" 'Keep your eyes to yourself: look below, not above. Bring your two little feet closer together. Don't let them see your two little "lips"(?).' For you, a brahman, have turned into a woman." (RV VIII.33. 19)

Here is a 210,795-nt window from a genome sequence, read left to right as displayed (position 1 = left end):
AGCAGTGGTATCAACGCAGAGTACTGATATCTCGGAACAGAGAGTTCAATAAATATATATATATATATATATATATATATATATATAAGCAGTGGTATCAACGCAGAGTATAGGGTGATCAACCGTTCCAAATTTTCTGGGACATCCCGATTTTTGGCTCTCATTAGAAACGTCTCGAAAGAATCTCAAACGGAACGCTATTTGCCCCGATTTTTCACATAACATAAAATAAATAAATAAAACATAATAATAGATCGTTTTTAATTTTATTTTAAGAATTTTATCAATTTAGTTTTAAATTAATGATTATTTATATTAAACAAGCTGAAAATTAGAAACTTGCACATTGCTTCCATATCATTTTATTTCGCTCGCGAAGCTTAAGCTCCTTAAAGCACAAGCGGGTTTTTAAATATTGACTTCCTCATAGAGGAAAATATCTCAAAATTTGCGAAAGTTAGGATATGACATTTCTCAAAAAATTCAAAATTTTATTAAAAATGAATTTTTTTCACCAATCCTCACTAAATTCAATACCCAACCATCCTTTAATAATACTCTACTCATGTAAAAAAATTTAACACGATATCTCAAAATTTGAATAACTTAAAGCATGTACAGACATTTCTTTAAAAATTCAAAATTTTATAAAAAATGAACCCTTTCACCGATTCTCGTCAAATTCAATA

What is this about--this little snatch of Arnold Schwarzenegger "girly men" discourse? I can tell you that the context provides us with no information about either the putative speaker (who could be the poet, or someone the poet is imitating or quoting) or the addressee, besides the fact that the latter is identified as a brahman, that is, a priestly figure and a member of the most exalted class. The tone of the passage appears to be both calculatedly insulting and mockingly derisively, belittling--I don't think cultural "constructions of gender" (as they're now called) have changed so much over the last three thousand years or so that our instinctive response to this snatch of speech should be discounted. I can also tell you that two of the words have a particular suffix that is both colloquial and characteristic of women's speech--the two words are "two little feet" (hence the 'little' in my translation) and what I've translated as "two little lips"--mostly out of despair: it's a hapax, it's a dual, it has no obvious etymology, and it seems likely to be semi-obscene--so some part of the female genitalia seems plausible.